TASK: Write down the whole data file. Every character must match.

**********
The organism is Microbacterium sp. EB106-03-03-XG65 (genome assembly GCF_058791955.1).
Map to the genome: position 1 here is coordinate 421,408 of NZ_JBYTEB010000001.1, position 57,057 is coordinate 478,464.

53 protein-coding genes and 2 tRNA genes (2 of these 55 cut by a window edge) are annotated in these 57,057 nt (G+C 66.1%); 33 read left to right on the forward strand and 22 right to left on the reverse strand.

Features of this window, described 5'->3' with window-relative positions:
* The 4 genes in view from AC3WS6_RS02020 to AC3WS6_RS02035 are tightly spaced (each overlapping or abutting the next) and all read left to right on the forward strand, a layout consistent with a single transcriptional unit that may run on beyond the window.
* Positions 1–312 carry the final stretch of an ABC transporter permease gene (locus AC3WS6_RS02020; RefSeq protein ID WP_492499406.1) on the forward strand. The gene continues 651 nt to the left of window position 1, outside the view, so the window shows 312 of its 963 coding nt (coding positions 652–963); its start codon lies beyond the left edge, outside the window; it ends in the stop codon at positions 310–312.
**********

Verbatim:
The organism is Microbacterium sp. EB106-03-03-XG65 (genome assembly GCF_058791955.1).
Map to the genome: position 1 here is coordinate 421,408 of NZ_JBYTEB010000001.1, position 57,057 is coordinate 478,464.

53 protein-coding genes and 2 tRNA genes (2 of these 55 cut by a window edge) are annotated in these 57,057 nt (G+C 66.1%); 33 read left to right on the forward strand and 22 right to left on the reverse strand.

Features of this window, described 5'->3' with window-relative positions:
* The 4 genes in view from AC3WS6_RS02020 to AC3WS6_RS02035 are tightly spaced (each overlapping or abutting the next) and all read left to right on the forward strand, a layout consistent with a single transcriptional unit that may run on beyond the window.
* Positions 1–312 carry the final stretch of an ABC transporter permease gene (locus AC3WS6_RS02020; RefSeq protein ID WP_492499406.1) on the forward strand. The gene continues 651 nt to the left of window position 1, outside the view, so the window shows 312 of its 963 coding nt (coding positions 652–963); its start codon lies beyond the left edge, outside the window; it ends in the stop codon at positions 310–312.